Ben Crowder

Reading — Prints 2.2

Recent nonfiction reads

  • This Changes Everything, by Naomi Klein. An unexpectedly pivotal book for me. I hadn’t paid much attention to climate change before this, other than noticing more frequent extreme weather events. I wish things weren’t the way they are. I wish we had a healthier relationship with the earth. I now have even less patience for unregulated capitalism. (Selfishness is supposed to save the world? Sheesh.) Anyway, the book was occasionally slow reading but overall it was good and important.
  • Building Ligatures, by TypeTogether. A pleasant history of TypeTogether and some basics of type design and typography. Nice overviews of some different scripts, too. The overall theme was working together to make things better, which was a nice followup to the suggestions in This Changes Everything.
  • The Last Nomad, by Shugri Said Salh. What a wildly different life she’s had. (She was a Somali nomad, though that’s only the first third or so of the book.) It definitely expanded my horizons and was worth reading. The FGM part was infuriating and so, so sad.

Recent fiction reads

  • All Our Wrong Todays, by Elan Mastai. Loved it. Some parts I think could have been glossed over or removed, but as a whole, I thought it did several interesting things with the time travel conceit. Especially near the end. Whew.
  • The Imaginary Corpse, by Tyler Hayes. The POV character is a stuffed yellow triceratops. At first the setting wasn’t really working for me and I almost gave up, but once it got into the mystery, I was fine. A little weird. (Which is what fantasy is good at.)
  • Fugitive Telemetry, by Martha Wells. Novella. Sad to come to the current end of the Murderbot series, but she’s under contract for a couple more novellas and another novel, I believe (according to a recent AMA on Reddit), so that’s nice.

Books acquired since last post

  • Cloud Atlas — David Mitchell
  • Dispatches — Michael Herr
  • Breaking Bread with the Dead: A Reader’s Guide to a More Tranquil Mind — Alan Jacobs
  • Verdigris Deep — Frances Hardinge
  • The Survivor: Bill Clinton in the White House — John F. Harris
  • The Sum of Us: What Racism Costs Everyone and How We Can Prosper Together — Heather McGhee
  • Spirits of Vengeance — Rob J. Hayes
  • Smoke and Stone — Michael R. Fletcher
  • Queenslayer — Sebastien de Castell
  • Crownbreaker — Sebastien de Castell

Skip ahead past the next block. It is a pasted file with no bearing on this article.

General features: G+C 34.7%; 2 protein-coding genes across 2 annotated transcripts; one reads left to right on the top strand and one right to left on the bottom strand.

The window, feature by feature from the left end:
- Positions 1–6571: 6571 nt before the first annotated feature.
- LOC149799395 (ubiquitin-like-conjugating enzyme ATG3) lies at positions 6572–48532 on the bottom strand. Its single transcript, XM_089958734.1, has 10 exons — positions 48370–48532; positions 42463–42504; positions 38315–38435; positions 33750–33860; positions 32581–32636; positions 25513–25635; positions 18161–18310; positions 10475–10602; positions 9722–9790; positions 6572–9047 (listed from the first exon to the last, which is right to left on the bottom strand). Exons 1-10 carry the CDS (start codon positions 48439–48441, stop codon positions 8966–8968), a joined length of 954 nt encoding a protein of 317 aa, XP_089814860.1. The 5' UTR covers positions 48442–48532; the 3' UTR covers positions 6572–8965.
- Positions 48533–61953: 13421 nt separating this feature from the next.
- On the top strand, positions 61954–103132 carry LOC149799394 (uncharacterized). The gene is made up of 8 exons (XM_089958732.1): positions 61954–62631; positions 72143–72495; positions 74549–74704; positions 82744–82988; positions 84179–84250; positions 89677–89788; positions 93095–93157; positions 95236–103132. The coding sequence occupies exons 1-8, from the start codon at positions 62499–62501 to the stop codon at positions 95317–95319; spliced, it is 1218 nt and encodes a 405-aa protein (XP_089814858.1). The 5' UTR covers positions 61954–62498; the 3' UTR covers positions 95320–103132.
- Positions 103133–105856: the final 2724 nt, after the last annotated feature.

• Subway: The Curiosities, Secrets, and Unofficial History of the New York City Transit System — John E. Morris
  • More Songwriters on Songwriting — Paul Zollo
  • Dark Sea’s End — Richard Nell
  • James Baldwin: A Biography — David Adams Leeming
  • The Perfect Predator: A Scientist’s Race to Save Her Husband from a Deadly Superbug: A Memoir — Steffanie Strathdee, Thomas Patterson
  • The Florentines: From Dante to Galileo: The Transformation of Western Civilization — Paul Strathern
  • Bone Swans: Stories — C. S. E. Cooney
  • The God Is Not Willing — Steven Erikson
  • Band of Brothers: E Company, 506th Regiment, 101st Airborne from Normandy to Hitler’s Eagle’s Nest — Stephen E. Ambrose
  • A History of Food in 100 Recipes — William Sitwell
  • The Restaurant: A 2,000-Year History of Dining Out — William Sitwell
  • The Infiltrator: The True Story of One Man Against the Biggest Drug Cartel in History — Robert Mazur
  • The Presidents Club: Inside the World’s Most Exclusive Fraternity — Nancy Gibbs, Michael Duffy
  • How I Learned to Understand the World: A Memoir — Hans Rosling
  • The Remains of the Day — Kazuo Ishiguro
  • Plays Well with Others: The Surprising Science Behind Why Everything You Know About Relationships Is (Mostly) Wrong — Eric Barker
  • Hild — Nicola Griffith
  • Bookends: A Memoir of Love, Loss, and Literature — Zibby Owens
  • The Cartiers: The Untold Story of the Family Behind the Jewelry Empire — Francesca Cartier Brickell
  • Behind Closed Doors: At Home in Georgian England — Amanda Vickery
  • The Field of Cloth of Gold — Glenn Richardson
  • The Elements We Live By: How Iron Helps Us Breathe, Potassium Lets Us See, and Other Surprising Superpowers of the Periodic Table — Anja Røyne

Reply via email or via office hours